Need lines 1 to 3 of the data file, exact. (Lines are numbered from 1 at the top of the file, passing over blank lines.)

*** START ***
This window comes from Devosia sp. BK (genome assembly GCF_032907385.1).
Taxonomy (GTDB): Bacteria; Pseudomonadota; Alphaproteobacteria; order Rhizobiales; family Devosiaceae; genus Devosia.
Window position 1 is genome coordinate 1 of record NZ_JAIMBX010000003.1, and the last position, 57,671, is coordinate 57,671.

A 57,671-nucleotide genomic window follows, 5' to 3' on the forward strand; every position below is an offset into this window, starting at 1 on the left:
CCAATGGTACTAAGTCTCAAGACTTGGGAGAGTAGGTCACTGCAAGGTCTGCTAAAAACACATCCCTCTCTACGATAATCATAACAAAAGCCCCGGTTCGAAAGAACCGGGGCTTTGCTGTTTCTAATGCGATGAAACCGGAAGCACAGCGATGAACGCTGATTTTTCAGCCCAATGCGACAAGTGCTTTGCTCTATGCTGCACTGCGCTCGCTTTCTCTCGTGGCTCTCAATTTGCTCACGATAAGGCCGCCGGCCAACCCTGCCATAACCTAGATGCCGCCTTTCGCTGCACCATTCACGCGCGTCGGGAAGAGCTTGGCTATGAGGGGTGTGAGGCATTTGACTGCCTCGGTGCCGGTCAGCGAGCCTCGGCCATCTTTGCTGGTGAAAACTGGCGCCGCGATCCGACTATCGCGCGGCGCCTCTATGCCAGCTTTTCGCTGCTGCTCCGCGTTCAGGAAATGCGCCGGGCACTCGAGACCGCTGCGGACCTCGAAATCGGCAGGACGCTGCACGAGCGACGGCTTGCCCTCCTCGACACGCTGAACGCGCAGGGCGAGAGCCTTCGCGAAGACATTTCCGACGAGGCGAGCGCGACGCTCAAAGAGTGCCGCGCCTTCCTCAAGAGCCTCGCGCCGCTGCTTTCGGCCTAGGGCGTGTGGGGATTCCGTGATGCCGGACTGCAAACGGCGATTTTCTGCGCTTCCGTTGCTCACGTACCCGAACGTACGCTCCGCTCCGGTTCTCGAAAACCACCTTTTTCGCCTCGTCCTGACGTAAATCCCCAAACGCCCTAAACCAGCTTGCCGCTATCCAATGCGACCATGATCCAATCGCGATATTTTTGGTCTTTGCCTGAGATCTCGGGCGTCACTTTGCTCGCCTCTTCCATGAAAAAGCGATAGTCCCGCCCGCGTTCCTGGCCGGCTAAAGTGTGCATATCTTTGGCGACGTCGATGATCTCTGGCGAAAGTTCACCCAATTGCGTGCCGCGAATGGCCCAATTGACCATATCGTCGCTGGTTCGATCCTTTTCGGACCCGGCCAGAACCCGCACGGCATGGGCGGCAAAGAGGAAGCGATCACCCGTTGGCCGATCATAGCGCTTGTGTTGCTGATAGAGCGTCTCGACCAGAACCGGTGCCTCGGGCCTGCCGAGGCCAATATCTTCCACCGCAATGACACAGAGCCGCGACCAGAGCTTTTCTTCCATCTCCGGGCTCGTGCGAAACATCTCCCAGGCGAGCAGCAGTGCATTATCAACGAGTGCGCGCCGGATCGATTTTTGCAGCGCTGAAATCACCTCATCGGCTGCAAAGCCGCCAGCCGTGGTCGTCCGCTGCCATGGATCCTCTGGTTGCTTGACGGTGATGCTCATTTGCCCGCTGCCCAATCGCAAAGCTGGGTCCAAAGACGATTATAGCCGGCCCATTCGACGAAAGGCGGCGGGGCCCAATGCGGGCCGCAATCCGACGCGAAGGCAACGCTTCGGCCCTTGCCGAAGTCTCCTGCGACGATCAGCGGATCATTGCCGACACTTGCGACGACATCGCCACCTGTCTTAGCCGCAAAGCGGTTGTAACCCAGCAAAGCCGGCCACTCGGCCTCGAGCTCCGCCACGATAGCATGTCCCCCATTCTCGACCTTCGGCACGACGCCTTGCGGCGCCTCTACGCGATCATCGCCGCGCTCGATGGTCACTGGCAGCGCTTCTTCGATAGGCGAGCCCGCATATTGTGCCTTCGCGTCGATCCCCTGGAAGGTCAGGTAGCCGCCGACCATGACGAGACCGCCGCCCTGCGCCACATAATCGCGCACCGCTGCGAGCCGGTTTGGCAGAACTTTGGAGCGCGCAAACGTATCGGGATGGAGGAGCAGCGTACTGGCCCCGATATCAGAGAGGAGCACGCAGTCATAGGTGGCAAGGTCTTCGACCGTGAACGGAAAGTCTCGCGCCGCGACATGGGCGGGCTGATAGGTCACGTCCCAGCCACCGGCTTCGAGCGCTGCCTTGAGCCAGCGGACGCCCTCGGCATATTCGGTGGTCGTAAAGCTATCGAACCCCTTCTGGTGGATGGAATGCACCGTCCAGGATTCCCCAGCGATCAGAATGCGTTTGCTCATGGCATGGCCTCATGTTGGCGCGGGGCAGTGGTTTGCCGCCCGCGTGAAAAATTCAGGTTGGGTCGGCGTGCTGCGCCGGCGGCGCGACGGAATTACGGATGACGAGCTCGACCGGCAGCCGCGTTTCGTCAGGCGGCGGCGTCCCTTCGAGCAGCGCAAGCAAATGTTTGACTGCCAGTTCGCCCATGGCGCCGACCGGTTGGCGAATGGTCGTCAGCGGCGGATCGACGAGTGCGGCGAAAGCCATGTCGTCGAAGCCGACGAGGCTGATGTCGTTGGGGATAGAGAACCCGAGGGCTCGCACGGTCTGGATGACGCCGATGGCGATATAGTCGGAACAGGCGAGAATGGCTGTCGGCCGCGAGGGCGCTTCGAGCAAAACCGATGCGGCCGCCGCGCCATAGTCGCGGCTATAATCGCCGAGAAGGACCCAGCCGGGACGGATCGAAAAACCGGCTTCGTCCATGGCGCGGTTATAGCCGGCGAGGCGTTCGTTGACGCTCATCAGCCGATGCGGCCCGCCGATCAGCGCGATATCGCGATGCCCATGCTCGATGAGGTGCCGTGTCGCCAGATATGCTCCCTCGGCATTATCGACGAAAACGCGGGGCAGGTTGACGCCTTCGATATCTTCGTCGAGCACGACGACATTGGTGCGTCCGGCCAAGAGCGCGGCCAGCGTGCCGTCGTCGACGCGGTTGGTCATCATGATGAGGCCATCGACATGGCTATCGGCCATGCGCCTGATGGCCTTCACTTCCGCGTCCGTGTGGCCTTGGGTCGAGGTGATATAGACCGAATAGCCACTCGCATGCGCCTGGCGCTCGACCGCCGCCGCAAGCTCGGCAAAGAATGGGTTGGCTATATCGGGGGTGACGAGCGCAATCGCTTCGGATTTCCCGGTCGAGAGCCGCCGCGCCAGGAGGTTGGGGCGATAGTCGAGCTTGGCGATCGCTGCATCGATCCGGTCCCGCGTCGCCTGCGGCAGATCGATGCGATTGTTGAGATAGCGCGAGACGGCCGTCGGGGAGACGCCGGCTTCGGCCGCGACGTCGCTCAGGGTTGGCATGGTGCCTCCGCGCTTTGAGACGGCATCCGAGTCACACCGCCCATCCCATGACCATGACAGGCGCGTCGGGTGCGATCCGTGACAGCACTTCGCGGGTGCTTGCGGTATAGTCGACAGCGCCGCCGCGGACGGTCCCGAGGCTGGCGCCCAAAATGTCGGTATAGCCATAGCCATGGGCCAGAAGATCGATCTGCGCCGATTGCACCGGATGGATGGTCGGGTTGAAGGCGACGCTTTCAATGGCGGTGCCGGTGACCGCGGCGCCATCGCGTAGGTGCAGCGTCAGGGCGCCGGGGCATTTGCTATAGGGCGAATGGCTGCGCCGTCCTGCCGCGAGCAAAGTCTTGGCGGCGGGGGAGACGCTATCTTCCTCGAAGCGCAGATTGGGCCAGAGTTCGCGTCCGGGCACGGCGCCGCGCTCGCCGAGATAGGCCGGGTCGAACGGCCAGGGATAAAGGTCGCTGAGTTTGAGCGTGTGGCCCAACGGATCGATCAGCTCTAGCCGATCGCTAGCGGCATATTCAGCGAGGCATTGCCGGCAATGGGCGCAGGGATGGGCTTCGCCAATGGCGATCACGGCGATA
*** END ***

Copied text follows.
This window comes from Devosia sp. BK (genome assembly GCF_032907385.1).
Taxonomy (GTDB): Bacteria; Pseudomonadota; Alphaproteobacteria; order Rhizobiales; family Devosiaceae; genus Devosia.
Window position 1 is genome coordinate 1 of record NZ_JAIMBX010000003.1, and the last position, 57,671, is coordinate 57,671.